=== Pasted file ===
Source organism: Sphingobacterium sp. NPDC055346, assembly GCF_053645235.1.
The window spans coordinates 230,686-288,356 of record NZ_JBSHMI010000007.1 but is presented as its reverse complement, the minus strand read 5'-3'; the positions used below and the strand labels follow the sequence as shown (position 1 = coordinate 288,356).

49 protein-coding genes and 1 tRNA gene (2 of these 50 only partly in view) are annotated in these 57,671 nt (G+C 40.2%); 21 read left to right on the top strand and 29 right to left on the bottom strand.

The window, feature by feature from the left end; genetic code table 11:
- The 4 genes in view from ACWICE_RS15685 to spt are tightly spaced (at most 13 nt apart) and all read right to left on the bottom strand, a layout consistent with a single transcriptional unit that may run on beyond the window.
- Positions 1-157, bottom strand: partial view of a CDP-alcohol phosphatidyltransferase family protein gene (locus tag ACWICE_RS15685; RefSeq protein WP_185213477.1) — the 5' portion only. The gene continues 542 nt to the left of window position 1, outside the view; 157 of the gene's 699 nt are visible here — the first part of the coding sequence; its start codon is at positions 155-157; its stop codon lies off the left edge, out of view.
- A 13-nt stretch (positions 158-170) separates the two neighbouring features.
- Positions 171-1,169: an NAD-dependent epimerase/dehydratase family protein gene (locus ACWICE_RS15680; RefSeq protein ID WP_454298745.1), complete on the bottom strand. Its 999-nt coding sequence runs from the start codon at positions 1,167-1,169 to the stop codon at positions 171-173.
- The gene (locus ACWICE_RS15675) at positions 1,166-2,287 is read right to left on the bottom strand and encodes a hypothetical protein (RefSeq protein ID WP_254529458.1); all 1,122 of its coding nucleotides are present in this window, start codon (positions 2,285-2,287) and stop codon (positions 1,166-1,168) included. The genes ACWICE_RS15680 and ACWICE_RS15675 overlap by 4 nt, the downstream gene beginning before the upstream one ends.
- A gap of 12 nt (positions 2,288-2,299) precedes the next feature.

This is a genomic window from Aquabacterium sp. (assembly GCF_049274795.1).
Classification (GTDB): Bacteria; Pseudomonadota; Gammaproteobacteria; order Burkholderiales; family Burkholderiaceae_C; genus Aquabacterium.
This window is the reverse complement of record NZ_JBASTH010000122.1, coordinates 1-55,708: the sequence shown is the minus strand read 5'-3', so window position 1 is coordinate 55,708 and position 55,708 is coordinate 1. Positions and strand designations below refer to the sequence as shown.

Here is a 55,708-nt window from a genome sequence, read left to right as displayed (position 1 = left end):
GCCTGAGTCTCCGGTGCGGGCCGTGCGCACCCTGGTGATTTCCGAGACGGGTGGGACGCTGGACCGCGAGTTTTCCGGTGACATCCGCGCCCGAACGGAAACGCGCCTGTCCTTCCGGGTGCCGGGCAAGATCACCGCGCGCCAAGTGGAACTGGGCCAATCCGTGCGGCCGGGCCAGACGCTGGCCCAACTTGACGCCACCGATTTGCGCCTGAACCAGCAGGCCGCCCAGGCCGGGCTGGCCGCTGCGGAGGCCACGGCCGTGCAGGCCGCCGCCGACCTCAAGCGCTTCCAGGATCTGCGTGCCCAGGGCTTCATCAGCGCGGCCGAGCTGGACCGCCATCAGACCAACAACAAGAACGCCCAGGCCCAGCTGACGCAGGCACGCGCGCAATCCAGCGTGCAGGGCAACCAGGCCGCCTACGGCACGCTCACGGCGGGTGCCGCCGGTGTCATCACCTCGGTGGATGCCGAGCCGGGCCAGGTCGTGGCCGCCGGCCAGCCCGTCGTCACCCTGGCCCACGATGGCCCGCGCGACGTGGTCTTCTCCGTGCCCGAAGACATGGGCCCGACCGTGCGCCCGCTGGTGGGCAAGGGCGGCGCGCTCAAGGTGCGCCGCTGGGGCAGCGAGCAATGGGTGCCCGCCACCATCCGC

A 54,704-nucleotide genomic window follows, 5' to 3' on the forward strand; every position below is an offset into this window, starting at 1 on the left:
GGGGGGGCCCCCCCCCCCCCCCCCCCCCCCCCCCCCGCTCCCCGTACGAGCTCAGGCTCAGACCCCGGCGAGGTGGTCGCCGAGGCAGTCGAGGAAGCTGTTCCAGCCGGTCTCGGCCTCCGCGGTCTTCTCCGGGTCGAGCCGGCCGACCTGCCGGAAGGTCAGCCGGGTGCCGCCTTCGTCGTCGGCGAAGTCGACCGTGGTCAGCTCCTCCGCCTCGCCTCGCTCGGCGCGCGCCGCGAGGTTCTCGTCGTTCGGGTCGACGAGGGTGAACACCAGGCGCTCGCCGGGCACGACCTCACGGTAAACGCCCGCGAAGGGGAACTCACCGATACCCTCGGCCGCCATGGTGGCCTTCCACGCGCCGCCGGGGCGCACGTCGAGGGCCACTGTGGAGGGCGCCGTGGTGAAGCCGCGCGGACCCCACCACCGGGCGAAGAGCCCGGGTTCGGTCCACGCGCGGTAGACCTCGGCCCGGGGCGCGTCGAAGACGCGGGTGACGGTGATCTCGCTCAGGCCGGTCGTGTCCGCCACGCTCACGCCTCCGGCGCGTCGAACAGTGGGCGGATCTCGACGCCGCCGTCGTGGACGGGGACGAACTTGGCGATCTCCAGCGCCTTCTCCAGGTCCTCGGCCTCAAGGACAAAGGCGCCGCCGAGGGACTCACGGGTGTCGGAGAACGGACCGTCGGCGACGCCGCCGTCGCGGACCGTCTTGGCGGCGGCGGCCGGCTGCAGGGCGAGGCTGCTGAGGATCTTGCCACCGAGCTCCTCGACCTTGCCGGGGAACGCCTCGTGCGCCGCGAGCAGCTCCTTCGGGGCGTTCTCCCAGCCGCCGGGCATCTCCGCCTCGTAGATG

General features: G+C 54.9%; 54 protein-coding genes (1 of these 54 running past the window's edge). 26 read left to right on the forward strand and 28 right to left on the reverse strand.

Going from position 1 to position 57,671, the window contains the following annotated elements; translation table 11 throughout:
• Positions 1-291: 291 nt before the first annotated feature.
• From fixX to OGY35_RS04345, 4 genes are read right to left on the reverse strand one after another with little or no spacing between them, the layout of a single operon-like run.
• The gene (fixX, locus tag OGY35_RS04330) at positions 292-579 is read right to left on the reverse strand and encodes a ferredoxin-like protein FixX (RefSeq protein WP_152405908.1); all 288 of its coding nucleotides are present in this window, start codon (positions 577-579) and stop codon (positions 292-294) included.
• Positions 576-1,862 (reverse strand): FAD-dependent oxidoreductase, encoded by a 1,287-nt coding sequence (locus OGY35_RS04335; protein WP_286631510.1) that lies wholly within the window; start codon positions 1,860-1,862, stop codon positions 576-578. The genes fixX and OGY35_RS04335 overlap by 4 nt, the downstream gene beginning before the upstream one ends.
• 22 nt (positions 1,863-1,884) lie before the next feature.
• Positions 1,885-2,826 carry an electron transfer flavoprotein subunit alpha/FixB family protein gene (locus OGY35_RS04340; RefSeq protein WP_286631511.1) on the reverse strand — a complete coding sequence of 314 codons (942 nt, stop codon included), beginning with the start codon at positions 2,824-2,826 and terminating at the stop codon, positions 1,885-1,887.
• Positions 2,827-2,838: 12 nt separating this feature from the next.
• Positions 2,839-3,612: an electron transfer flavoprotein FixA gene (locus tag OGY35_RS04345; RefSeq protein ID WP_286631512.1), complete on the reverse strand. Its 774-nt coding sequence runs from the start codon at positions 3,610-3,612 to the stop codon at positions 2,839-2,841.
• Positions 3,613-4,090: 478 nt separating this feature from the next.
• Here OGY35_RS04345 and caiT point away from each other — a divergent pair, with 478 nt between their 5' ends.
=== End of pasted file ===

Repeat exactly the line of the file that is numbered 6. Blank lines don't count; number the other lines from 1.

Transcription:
- Positions 1-157, bottom strand: partial view of a CDP-alcohol phosphatidyltransferase family protein gene (locus tag ACWICE_RS15685; RefSeq protein WP_185213477.1) — the 5' portion only. The gene continues 542 nt to the left of window position 1, outside the view; 157 of the gene's 699 nt are visible here — the first part of the coding sequence; its start codon is at positions 155-157; its stop codon lies off the left edge, out of view.